How can New York Jets replace Carl Lawson? Not so easily

John Jones/Icon Sportswire

Just the other day, New York Jets defensive tackle Nathan Shepherd was talking about the line's talent and depth, saying, "It kind of reminds me of a Marvel Avengers team. Everyone has their own little special power."

The Jets just lost their version of Captain America.

Defensive end Carl Lawson is out for the season after rupturing his left Achilles tendon in a joint practice Thursday with the Green Bay Packers. It is a crushing blow for the Jets' defense. Lawson, their biggest free-agent signing this offseason, was having the best camp of any player on the team. He was racking up would-be sacks on a daily basis, flashing strong signs of becoming the edge rusher the Jets haven't had in more than a decade.

Because of his talent and the role he was supposed to fill -- the wide rusher in the Jets' new 4-3 front -- Lawson was the player they could least afford to lose. He finished seventh in the NFL last season in sacks created by pass-rush wins (10.5), according to ESPN Stats & Information and NFL Next Gen Stats -- and the Jets expected that number to increase.

Lawson's absence will have a trickle-down effect. Without a consistent pass rush, the Jets' young cornerbacks will get exposed. And if the young cornerbacks get exposed ... well, you can probably draw a mental picture. It won't be pretty.

Jets coach Robert Saleh said he wouldn't learn about his team's character until it got hit with adversity. Well, the learning can start now.

How can New York replace Lawson? Here are the options:

Stand pat: Second-year player Bryce Huff is the logical replacement for Lawson at right end -- for now. He has impressed with his pass-rushing skills (two sacks in the first preseason game), but he's largely an unknown. He made the team as an undrafted rookie in 2020 and played 282 defensive snaps (two sacks).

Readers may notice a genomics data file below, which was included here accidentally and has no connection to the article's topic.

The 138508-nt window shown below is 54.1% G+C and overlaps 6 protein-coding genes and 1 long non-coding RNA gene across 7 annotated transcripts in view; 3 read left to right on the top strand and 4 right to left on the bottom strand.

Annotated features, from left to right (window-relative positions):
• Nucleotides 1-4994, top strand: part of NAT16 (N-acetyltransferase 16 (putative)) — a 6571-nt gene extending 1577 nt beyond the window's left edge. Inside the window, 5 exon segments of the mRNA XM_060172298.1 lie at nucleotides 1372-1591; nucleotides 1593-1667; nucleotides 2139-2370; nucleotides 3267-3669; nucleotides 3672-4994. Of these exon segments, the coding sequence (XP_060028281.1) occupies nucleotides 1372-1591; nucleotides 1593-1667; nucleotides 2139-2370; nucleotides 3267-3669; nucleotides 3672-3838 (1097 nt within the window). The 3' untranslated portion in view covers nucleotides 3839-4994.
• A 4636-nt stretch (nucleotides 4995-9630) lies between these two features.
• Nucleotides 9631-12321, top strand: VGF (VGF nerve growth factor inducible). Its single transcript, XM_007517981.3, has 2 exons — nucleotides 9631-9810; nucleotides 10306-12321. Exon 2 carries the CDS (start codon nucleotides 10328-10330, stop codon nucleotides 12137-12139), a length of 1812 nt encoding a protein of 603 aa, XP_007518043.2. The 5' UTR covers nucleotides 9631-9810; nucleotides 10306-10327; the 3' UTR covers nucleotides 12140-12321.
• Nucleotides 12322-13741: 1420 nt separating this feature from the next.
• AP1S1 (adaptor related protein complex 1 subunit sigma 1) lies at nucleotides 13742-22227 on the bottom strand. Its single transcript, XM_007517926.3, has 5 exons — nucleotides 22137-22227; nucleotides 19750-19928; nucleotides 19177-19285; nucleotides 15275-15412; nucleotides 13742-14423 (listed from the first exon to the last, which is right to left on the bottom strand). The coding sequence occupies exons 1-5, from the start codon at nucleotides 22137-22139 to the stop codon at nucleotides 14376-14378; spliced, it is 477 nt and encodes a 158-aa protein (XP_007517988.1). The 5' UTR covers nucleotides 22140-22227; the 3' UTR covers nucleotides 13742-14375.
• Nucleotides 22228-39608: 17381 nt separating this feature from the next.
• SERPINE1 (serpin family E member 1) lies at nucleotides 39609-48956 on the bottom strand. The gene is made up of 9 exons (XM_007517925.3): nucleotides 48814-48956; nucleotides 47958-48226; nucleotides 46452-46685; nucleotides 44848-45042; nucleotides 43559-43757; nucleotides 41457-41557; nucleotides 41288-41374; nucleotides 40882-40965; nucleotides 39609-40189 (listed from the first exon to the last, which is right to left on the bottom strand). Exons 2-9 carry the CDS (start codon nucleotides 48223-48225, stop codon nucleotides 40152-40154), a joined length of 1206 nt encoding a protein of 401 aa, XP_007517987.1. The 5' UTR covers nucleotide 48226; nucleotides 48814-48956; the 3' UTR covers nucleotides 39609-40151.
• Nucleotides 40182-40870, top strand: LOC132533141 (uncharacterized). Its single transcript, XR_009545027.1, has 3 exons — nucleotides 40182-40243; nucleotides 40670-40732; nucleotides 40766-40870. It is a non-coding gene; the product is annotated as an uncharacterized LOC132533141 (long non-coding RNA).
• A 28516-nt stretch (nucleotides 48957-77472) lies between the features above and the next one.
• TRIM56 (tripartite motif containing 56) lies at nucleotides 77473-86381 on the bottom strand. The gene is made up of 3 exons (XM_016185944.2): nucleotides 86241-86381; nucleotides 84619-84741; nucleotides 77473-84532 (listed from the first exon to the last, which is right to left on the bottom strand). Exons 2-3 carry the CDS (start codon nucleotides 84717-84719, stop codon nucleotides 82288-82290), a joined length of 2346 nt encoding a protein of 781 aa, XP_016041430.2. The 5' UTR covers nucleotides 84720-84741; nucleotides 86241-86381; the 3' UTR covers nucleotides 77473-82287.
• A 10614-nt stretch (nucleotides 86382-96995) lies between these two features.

The other options are former San Francisco 49ers veteran Ronnie Blair, who is injury prone and missed last season, and 2020 third-round draft pick Jabari Zuniga, who is injury prone and hasn't shown anything.

Vinny Curry (non-football injury list) and Kyle Phillips (physically unable to perform list) are waiting in the wings, but neither one is ready to play. There's a good chance neither will be activated by the start of the season. Curry, coming off an offseason knee procedure, proved in his years with the Philadelphia Eagles he can get after the quarterback (32.5 sacks), but let's be realistic: He's 33 years old and has had no training camp, so you're talking about a ramp-up period. At best, he's a situational rusher.

If the Jets stay in-house, it probably makes sense to go with a rotation, mixing and matching based on matchups and game situations.

Sign a free agent: That's easier said than done. There are no blue-chip edge players sitting at home, waiting for the phone to ring. The top free agents are Olivier Vernon (Achilles surgery in January), Trent Murphy, Everson Griffen and Adrian Clayborn -- all are over 30 with various dings. Griffen is the best of the bunch, but he could be close to rejoining the Minnesota Vikings. Clayborn, who is drawing some interest from teams, is familiar with the Jets' scheme because he played with the Atlanta Falcons under defensive coordinator Jeff Ulbrich.

Basically, we're talking about slim pickings.

Make a trade: The Jets should make a call to the Arizona Cardinals to check on the availability of Chandler Jones, 31, who requested a trade in the offseason. The Cardinals reportedly have no interest in dealing Jones, who is entering the final year of his contract, but it can't hurt to try. The Jets have plenty of draft capital (11 picks in 2022) and salary-cap room ($19 million).

The question for general manager Joe Douglas & Co. becomes: How much would the Jets, who are probably at least a year away from contending, be willing to pay for a Band-Aid? If they go the trade route, it probably would be for a younger, cheaper player with scheme familiarity.